Wall Street Traders’ Bonuses to Drop as Much as 30%, Study Says

Wall Street will cut year-end bonuses for fixed-income and equities employees by as much as 30 percent from last year, according to revised estimates from Johnson Associates Inc.

Bonuses for fixed-income and trading department are expected to drop 20 percent to 30 percent, a reversal from a May estimate that they would rise 10 percent to 15 percent, according to the New York-based compensation consulting firm. Senior managers will probably receive bonuses that are unchanged to 30 percent lower, the firm said.

The new estimates are driven by a “lack of economic recovery” as well as regulations and the “ongoing uncertainty in world markets,” according to the e-mailed report.

Lower-than-expected U.S. economic growth in the first half, a simmering debt crisis in Europe, and the downgrade of the U.S. government’s rating by Standard & Poor’s have contributed to a 20 percent drop in the S&P 500 Financials Index (S5FINL) this year. Goldman Sachs Group Inc. (GS), the fifth-biggest U.S. bank, reported on July 19 that fixed-income trading revenue plunged 63 percent from the first quarter.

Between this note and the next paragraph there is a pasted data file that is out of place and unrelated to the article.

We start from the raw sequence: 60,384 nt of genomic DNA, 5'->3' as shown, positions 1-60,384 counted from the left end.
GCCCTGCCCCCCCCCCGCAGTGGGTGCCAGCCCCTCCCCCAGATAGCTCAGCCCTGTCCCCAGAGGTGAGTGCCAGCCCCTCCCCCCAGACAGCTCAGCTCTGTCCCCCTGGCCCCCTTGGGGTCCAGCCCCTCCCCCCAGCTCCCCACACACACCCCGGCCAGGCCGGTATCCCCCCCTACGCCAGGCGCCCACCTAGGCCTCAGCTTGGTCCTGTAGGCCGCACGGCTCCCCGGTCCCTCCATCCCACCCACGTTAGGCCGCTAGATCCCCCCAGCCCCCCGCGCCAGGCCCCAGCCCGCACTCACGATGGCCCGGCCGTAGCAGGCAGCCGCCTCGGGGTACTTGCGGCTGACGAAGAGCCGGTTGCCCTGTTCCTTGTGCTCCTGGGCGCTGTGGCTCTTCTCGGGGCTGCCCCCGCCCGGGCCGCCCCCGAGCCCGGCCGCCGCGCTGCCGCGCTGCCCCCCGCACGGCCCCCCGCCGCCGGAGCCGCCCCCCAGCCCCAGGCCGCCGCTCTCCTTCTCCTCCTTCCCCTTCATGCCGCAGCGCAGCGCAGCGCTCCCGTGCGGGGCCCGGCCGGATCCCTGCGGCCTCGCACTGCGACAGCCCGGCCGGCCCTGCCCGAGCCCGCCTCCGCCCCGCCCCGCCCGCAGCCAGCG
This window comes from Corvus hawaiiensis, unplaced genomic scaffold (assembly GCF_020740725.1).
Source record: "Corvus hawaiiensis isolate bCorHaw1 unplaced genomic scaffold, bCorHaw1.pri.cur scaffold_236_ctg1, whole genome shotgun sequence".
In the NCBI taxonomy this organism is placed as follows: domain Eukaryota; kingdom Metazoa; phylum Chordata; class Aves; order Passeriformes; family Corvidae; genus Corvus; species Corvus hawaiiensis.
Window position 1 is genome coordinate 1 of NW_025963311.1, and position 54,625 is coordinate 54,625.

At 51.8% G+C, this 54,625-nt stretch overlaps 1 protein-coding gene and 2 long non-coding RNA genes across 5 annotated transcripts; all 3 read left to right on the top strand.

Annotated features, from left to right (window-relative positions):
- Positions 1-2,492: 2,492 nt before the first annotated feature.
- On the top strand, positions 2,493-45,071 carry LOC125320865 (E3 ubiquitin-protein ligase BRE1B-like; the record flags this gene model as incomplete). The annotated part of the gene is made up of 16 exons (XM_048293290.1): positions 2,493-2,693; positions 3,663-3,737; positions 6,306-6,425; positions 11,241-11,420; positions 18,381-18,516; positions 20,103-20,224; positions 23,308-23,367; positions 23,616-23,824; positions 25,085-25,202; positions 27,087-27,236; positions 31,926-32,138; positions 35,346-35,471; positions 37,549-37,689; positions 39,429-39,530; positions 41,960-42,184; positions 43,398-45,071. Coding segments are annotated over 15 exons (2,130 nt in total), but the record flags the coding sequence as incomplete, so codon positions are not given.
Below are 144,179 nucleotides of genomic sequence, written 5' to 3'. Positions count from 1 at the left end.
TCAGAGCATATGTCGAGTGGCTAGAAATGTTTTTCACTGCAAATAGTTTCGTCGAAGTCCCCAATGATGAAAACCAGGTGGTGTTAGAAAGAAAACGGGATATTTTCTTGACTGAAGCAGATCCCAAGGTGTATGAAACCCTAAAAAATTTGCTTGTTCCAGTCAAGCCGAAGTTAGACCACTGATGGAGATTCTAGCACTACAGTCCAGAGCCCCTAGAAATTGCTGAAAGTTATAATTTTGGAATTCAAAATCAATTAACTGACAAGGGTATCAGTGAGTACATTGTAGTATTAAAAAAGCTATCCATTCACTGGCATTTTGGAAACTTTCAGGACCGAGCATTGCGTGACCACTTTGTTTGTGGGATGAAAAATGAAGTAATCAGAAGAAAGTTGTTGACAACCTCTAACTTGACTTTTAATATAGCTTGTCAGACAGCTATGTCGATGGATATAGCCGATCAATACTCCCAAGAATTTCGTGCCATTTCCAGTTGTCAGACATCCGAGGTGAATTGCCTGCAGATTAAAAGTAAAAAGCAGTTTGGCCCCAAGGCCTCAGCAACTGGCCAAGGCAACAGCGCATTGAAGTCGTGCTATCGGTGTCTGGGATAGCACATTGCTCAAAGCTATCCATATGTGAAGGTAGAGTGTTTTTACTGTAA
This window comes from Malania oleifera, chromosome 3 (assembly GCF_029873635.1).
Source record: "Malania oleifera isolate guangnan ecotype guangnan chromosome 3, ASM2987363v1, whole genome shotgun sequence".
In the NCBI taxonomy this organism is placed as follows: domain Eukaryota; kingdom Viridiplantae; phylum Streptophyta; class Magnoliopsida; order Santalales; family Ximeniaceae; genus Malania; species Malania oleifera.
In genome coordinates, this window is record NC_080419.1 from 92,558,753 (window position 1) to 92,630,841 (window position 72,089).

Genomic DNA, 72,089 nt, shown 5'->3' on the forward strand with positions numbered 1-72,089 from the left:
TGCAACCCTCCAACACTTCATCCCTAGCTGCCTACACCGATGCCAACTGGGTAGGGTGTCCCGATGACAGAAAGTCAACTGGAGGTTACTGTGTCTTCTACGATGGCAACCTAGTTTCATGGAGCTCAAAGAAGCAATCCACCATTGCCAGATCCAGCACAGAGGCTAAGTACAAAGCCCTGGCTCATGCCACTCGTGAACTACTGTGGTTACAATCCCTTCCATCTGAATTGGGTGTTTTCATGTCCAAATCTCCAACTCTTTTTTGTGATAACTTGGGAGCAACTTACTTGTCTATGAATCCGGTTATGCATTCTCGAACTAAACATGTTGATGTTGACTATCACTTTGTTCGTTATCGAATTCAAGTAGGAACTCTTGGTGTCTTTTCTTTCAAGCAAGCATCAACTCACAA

Wall Street firms set aside a portion of revenue to pay year-end bonuses. Goldman Sachs cut its compensation pool 9 percent in the first half from the same period last year. JPMorgan Chase & Co. (JPM)’s investment bank kept its first-half compensation expense unchanged, while Morgan Stanley (MS) said on July 21 that it set aside 10 percent more to pay bankers and traders.

Johnson said bonuses for equity traders will be flat to down 15 percent, while employees in the prime brokerage divisions that service hedge funds may still get as much as 5 percent more in bonuses.

Investment bankers, both merger advisers and employees in underwriting departments, will probably get 5 percent to 10 percent more this year, the firm said. Employees in stock funds, private equity and hedge fund workers and people who advise high net worth individuals will probably get bonuses that are flat to 5 percent higher, Johnson said. Fixed-income asset managers may get up to 10 percent more, according to the report.

To contact the reporter on this story: Christine Harper in New York at charper@bloomberg.net

To contact the editor responsible for this story: David Scheer at dscheer@bloomberg.net.

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